SINGAPORE'S central bank says that markets have not accurately priced in risks to the European Union's (EU) integration efforts following the United Kingdom's vote to pull out from it.
The Monetary Authority of Singapore (MAS) on Tuesday made this assessment while pointing out that political risks, such as those from anti-globalisation, are another rising challenge to global financial stability.
"Financial surveillance increasingly needs to take into account possible shocks from and repercussions of political events," it said in its annual financial stability review for 2016, released on Tuesday.
For example, following the UK's vote, or Brexit, political uncertainty in Europe has increased.
"Even then, markets do not appear to have priced in risks to EU integration as sovereign yields of more vulnerable eurozone economies remain much lower than during the height of the eurozone debt crisis," wrote MAS.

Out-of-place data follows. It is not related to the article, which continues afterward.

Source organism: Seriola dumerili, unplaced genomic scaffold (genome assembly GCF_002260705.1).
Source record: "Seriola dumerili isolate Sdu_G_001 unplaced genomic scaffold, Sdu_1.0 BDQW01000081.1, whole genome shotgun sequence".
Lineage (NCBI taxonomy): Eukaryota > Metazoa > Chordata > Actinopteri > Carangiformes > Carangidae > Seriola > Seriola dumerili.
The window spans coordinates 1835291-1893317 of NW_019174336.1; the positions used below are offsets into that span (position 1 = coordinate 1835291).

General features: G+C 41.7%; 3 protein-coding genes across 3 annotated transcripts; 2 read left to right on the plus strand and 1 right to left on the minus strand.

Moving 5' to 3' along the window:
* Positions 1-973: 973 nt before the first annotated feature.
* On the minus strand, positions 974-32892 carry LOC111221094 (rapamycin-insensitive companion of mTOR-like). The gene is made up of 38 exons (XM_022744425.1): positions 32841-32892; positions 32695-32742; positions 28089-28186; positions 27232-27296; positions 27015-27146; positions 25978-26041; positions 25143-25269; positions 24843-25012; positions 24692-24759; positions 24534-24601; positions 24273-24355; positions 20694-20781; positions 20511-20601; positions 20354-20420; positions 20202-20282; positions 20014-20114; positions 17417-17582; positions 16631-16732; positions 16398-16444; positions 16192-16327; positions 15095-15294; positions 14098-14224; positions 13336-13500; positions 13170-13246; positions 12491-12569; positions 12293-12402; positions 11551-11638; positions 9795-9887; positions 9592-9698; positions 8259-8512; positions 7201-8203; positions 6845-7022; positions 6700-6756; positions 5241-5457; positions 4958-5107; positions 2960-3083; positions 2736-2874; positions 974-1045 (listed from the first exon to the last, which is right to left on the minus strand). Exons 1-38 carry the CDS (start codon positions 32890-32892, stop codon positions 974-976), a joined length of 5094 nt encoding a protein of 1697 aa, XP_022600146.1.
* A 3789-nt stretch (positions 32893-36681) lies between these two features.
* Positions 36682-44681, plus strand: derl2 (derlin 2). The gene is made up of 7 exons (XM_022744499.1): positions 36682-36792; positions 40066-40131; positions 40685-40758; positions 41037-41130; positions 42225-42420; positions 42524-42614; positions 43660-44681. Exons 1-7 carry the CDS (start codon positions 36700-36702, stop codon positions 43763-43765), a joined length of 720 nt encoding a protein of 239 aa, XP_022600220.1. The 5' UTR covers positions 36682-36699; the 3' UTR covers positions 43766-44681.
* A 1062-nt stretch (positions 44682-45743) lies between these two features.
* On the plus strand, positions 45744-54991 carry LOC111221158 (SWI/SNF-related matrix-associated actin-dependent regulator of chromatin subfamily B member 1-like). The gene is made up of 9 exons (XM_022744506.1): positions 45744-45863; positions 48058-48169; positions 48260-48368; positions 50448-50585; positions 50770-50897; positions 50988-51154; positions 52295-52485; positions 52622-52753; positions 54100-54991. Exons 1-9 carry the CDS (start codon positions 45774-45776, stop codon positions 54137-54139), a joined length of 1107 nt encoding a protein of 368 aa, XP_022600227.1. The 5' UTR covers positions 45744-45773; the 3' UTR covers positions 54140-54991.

In addition to how Brexit will be carried out, MAS also sees the upcoming elections in France and Germany as cause for concern, as Eurosceptics may gain ground.
These political risks are a new blow to European banks already suffering from weak growth and low interest rates, said MAS.
And should they intensify, European banks may require sovereign assistance, which would in turn cast further doubts over European integration.
On a wider scale, the recent rise of anti-globalisation sentiment also worried MAS. This may have "long-lasting effects on global growth and downstream effects on the financial sector", it said.